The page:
I am not a EV fan. I love feel smell and noise of a great ICE sports car, but I also have my eyes open watching what is going on. I work in the performance industry and it will aff3ct my living too.
To be objective here you need to deal with all the facts and not your emotions. The development cost for any car has gotten out of hand. We will see more companies partner to share cost and work to remain independent. Others may still merge and some sadly will fail.
GM has a great plan to bring EV products but not at the expense of ICE products. But a key is to fix a major issue they still fight that being poor dealers just do not put the effort or investment in due to low profits competing with like dealers.
Many bailing here are not top flight dealers and even with no EV products coming these dealers should be put down anyways.
When you often see more than one brand on a sign that is a sign of less commitment.
Think of it this way. If you want a good steak you go to a reputable steak house. But if you just want steak and the quality is of little concern you go to a buffet.
If the sign has Buick, Chevy, GMC and Cadillac. That is a sign of little commitment to any one of these brands. Now if it just says Cadillac you can rest assure they will be much more committed to the brand. If they fail to sell a Cadillac they have little to fall back on.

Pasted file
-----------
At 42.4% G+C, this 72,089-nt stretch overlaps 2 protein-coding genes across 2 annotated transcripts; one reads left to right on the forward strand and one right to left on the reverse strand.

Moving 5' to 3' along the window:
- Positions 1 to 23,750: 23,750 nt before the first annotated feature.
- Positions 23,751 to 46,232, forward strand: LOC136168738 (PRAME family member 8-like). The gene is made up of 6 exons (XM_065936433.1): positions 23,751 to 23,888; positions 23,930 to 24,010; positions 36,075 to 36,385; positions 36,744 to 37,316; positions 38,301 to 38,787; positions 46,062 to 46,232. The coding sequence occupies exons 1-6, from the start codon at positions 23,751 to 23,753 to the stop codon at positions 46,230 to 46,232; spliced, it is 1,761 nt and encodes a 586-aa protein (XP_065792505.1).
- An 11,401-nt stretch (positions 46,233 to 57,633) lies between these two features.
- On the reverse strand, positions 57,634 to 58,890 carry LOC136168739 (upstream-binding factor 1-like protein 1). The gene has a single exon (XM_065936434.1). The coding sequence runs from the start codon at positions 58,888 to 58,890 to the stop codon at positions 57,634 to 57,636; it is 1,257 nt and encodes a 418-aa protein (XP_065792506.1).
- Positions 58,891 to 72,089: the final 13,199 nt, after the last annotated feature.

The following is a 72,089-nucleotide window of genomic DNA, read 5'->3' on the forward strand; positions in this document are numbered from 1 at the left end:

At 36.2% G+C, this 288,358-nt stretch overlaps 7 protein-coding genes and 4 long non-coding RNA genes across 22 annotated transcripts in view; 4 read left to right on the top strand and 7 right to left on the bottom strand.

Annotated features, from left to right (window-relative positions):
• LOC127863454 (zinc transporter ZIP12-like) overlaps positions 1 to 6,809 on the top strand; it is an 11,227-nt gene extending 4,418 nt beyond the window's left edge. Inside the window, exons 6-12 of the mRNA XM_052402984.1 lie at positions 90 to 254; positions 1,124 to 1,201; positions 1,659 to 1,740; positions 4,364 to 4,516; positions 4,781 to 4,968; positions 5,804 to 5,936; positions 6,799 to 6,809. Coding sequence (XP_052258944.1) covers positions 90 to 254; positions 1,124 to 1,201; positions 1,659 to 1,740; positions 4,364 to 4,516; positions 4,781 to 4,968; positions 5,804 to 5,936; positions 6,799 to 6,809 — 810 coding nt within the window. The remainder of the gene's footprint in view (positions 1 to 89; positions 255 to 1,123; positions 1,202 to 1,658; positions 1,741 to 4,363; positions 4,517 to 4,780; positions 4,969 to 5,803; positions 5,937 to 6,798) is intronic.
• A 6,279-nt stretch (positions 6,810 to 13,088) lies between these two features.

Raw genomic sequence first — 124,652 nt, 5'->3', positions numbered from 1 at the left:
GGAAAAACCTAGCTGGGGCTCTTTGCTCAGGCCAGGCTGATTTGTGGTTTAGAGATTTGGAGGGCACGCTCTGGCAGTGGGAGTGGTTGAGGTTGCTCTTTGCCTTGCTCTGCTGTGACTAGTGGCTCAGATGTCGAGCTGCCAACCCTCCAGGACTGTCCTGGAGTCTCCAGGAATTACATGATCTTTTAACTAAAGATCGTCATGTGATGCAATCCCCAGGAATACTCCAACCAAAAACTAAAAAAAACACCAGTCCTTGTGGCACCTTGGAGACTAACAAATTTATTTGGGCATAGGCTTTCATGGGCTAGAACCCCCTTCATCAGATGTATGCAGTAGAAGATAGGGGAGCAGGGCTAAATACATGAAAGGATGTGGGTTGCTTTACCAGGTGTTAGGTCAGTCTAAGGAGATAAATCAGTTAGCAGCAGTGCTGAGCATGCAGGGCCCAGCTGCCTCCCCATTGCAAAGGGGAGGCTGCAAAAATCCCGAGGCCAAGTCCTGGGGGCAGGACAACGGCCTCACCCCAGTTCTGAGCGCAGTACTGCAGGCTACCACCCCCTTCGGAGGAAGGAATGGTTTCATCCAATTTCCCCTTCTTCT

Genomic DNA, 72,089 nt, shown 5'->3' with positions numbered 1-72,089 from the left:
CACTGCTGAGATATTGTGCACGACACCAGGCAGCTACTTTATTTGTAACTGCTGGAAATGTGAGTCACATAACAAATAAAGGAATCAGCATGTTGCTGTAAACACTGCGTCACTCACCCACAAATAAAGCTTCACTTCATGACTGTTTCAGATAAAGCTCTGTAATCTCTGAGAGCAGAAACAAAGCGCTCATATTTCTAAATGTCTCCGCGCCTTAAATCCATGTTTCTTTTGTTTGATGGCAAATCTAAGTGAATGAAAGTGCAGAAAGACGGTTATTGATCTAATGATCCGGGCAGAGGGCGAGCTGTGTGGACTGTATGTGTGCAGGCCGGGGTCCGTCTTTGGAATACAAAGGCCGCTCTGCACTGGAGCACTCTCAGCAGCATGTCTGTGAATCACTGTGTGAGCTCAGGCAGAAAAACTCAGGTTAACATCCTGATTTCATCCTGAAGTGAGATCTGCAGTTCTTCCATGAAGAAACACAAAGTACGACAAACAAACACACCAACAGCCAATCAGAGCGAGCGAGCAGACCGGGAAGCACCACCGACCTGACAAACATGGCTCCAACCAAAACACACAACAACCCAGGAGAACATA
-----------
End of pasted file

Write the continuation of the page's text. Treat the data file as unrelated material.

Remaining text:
The bottom line is this no matter how good the EV models are the future for Cadillac must include less dealers.
The reality is too many Admirals can not lead an navy effectively.
Those who took they buy outs never had much ambition selling Cadillacs and never would have anyways.
In 1965, my Parents brought home a Black Cadillac Sedan de Ville. I was only 13 at the time, but I hated it (except that it had an FM radio!). It did everything possible to isolate you from the Road, which is exactly the opposite of where I wanted to go. This feeling probably contributed to the 'Not your Father's Oldsmobile' ad campaign for the Boomers. I did like the XLR, never understood why Cadillac killed that off.
But after many years of owning small Foreign cars, many with manual transmissions, I picked up a pre-owned, Black BMW 650i Gran Coupe, with a large twin-turbo V8. After reading this article, to my horror, I realize that I have become my Parents.
I saw a great meme recently. It was the silhouette of a Tesla with the caption “They finally figured out how to use coal to run a car”. I read that in northern Illinois 34 percent of the electricity is generated by plants powered by coal. I wonder how that compares elsewhere.